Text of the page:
Low back pain in cycling: does it matter how you sit?
Background: Low Back Pain (LBP) is a common problem among cyclists, although studies investigating LBP during
cycling are scarce. Most studies have focused on LBP and geometric bike-related variables. Until now no cycling field studies have investigated the relationship between maladaptive lumbar kinematics and LBP during cycling.
Purpose: To examine lower lumbar kinematics in cyclists with and without non-specific chronic low back pain (NSCLBP).
Methods: Cross-sectional cycling field study. Recreational and competitive eight cyclists with NSCLBP classified as having a ‘Flexion Pattern’ (FP) disorder and nine asymptomatic age- and gender-matched cyclists were tested. Subjects performed a two-hour outdoor cycling task on their personal race bike. Lower lumbar kinematics were measured with a wireless monitoring system (BodyGuardTM). Pain intensity during and after cycling was measured using a numerical pain rating scale.
Results: The NSCLBP (FP) subjects were significantly more flexed (p=0.018) at the lower lumbar spine during cycling compared to healthy controls (Figure 1) and reported a significant increase in pain (p<0.001) over the two hours of cycling (Figure 2). One-way repeated measures ANOVA revealed a significant main effect for group (p=0.035), which remained significant when adding saddle angle as a covariate (p=0.05). The difference in posture between groups did not change over time.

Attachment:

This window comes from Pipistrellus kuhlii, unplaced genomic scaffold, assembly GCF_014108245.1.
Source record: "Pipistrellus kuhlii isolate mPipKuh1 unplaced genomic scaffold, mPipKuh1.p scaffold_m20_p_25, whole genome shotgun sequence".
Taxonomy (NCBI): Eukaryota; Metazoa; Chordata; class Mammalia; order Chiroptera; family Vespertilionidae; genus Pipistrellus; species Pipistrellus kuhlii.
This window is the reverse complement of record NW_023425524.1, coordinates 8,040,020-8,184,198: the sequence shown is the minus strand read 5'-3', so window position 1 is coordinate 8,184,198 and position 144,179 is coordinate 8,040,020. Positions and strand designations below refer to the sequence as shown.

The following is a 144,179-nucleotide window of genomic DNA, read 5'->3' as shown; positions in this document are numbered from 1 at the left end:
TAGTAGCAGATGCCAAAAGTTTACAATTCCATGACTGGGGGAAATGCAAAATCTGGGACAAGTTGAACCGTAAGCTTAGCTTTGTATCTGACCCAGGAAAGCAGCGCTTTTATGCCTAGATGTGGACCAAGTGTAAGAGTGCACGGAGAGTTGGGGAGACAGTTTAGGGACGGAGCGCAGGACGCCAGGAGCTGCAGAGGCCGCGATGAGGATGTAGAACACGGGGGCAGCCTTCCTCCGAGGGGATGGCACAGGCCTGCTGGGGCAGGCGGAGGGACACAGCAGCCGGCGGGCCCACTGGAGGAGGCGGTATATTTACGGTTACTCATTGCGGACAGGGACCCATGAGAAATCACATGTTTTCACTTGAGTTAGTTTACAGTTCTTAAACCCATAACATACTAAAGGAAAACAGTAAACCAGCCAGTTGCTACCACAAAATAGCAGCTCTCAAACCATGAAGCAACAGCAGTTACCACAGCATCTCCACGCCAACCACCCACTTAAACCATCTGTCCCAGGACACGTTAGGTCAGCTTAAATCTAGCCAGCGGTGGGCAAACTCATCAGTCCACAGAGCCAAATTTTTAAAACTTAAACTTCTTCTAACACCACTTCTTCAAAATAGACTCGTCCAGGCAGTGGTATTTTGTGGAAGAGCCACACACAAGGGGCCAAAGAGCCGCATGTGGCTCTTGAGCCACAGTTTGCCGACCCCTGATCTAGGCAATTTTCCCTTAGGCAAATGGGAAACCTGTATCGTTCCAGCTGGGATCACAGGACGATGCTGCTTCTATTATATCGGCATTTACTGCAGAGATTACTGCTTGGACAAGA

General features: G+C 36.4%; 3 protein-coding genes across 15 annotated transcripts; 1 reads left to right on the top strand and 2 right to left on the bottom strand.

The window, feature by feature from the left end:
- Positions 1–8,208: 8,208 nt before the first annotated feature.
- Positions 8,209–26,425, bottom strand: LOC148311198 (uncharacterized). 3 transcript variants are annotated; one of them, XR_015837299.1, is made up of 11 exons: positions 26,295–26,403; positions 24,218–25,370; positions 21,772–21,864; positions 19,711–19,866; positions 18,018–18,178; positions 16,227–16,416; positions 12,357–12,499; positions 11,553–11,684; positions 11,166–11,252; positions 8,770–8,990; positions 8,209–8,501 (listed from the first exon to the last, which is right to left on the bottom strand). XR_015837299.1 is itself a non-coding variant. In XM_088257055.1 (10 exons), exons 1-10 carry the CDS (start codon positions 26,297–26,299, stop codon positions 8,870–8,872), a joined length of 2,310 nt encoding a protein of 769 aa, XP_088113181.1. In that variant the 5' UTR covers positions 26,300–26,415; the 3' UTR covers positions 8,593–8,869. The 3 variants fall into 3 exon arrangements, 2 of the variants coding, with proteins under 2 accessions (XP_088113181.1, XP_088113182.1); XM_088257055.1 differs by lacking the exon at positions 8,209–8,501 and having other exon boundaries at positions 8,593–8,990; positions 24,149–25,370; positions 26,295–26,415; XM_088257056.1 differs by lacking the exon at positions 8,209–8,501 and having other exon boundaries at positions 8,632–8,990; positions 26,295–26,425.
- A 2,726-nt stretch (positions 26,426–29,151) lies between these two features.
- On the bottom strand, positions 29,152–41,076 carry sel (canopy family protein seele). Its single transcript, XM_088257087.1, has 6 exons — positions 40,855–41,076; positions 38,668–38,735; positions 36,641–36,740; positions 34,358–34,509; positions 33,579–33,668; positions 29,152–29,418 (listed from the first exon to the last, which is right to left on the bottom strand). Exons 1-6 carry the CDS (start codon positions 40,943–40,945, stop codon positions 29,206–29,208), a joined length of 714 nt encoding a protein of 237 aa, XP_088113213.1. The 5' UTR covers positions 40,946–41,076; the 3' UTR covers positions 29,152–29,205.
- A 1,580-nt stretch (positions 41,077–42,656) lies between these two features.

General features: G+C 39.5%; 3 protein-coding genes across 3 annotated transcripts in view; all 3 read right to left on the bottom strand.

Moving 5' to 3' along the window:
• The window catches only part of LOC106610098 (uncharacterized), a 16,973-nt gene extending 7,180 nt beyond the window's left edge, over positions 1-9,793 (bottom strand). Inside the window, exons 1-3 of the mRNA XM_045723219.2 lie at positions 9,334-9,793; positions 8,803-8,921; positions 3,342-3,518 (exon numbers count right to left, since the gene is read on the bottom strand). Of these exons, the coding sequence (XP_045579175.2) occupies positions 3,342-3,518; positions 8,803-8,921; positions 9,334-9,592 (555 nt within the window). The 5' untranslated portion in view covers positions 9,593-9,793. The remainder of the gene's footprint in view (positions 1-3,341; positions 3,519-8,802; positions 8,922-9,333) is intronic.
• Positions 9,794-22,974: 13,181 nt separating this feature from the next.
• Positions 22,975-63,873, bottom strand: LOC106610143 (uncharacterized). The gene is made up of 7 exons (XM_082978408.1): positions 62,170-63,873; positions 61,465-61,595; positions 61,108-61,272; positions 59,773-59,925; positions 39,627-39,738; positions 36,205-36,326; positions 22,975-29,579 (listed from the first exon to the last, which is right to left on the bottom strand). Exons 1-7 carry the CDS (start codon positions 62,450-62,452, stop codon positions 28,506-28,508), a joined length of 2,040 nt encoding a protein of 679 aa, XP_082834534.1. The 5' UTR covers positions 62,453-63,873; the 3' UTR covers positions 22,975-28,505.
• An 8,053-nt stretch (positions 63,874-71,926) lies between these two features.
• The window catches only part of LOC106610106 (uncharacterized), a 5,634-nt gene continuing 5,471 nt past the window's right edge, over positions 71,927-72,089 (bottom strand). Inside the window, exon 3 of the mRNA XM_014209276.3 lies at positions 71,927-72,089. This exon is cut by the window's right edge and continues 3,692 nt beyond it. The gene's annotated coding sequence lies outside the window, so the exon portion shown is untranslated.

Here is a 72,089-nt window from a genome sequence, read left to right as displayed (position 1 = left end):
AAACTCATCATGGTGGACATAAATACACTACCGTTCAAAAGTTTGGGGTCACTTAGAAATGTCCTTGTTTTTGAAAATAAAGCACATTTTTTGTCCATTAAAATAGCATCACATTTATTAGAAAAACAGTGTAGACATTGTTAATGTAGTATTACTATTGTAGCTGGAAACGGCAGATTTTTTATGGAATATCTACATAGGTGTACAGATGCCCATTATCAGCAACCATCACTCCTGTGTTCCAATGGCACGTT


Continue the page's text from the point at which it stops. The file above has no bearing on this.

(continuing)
Conclusions: The findings of this first field study suggest that a well selected subgroup of cyclists with NSCLBP (FP) adopted and sustained increased lower lumbar flexion during cycling. This appears to reflect an inherent maladaptive motor control pattern at the lower lumbar spine during cycling. This posture is maintained and associated with a significant increase of LBP.
Implications: These findings suggest that in this subgroup LBP during cycling is related to maladaptive lower lumbar kinematics. Investigating rehabilitation/prevention strategies that address the control over the lower lumbar region during cycling seems the logic next step. A classification-based on cognitive functional training (CB-CFT) intervention including biofeedback (BFB) to monitor the lower lumbar kinematics and to facilitate a less end-range flexed cycling posture has been recently explored by our research group. The results revealed that an intervention targeting this maladaptive control at the symptomatic lower lumbar region resulted in a significant decrease of the near end-range lower lumbar flexion and a substantial reduction of LBP during cycling.
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